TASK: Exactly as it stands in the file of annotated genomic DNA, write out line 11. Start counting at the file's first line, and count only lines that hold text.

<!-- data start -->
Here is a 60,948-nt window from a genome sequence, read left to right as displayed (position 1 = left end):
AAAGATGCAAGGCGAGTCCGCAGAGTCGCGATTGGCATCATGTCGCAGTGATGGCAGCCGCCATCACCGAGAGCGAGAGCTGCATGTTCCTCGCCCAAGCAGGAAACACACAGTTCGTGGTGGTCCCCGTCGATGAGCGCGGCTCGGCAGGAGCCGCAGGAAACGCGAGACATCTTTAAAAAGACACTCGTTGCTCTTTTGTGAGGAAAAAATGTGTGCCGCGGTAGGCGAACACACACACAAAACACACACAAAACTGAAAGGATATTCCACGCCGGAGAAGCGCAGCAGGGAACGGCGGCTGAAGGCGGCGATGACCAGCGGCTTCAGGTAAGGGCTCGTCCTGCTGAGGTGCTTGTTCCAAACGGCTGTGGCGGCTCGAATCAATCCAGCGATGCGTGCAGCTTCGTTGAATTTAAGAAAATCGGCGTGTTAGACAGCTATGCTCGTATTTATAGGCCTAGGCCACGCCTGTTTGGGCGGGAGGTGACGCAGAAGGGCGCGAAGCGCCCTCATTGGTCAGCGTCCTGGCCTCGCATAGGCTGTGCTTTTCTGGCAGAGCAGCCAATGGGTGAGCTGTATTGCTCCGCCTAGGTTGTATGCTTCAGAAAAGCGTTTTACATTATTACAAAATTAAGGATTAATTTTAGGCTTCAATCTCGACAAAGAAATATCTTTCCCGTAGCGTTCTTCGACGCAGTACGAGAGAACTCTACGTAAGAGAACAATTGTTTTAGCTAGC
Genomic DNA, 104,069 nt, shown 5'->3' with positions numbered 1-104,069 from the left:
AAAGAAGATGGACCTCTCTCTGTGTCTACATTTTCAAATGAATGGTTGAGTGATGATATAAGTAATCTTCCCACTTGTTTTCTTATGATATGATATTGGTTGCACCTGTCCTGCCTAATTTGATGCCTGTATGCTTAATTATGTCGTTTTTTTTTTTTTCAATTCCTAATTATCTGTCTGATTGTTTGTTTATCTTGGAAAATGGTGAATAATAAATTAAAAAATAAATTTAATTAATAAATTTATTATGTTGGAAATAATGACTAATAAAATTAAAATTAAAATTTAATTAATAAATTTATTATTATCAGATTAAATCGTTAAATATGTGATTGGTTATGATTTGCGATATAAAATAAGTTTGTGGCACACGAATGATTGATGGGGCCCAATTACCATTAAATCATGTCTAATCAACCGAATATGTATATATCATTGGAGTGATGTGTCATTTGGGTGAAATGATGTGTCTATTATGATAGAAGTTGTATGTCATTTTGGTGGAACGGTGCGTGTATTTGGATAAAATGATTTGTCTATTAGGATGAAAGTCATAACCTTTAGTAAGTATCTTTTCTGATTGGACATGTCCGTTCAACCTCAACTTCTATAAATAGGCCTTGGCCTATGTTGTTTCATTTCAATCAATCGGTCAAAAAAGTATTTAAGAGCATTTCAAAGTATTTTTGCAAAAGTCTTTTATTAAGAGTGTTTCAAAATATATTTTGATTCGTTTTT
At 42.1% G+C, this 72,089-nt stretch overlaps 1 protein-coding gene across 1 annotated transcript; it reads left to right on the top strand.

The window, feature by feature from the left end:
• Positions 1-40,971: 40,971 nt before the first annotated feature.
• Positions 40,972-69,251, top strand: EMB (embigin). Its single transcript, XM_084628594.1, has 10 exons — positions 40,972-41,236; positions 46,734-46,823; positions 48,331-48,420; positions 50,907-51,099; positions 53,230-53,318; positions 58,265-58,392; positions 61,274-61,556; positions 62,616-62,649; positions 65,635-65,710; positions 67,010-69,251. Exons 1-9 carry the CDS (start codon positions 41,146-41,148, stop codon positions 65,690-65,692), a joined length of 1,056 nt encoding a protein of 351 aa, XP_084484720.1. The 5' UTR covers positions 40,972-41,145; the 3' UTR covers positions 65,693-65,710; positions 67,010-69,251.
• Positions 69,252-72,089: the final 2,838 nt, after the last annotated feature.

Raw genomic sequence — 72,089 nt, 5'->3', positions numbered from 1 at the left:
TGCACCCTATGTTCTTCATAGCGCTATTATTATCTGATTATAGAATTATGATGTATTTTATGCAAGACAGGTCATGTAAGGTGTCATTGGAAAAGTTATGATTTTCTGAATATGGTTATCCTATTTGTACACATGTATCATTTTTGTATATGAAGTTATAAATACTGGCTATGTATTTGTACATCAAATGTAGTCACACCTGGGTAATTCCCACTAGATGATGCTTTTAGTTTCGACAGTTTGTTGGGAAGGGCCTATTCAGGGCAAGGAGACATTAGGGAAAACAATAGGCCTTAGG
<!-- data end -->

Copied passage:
TGCACCCTATGTTCTTCATAGCGCTATTATTATCTGATTATAGAATTATGATGTATTTTATGCAAGACAGGTCATGTAAGGTGTCATTGGAAAAGTTATGATTTTCTGAATATGGTTATCCTATTTGTACACATGTATCATTTTTGTATATGAAGTTATAAATACTGGCTATGTATTTGTACATCAAATGTAGTCACACCTGGGTAATTCCCACTAGATGATGCTTTTAGTTTCGACAGTTTGTTGGGAAGGGCCTATTCAGGGCAAGGAGACATTAGGGAAAACAATAGGCCTTAGG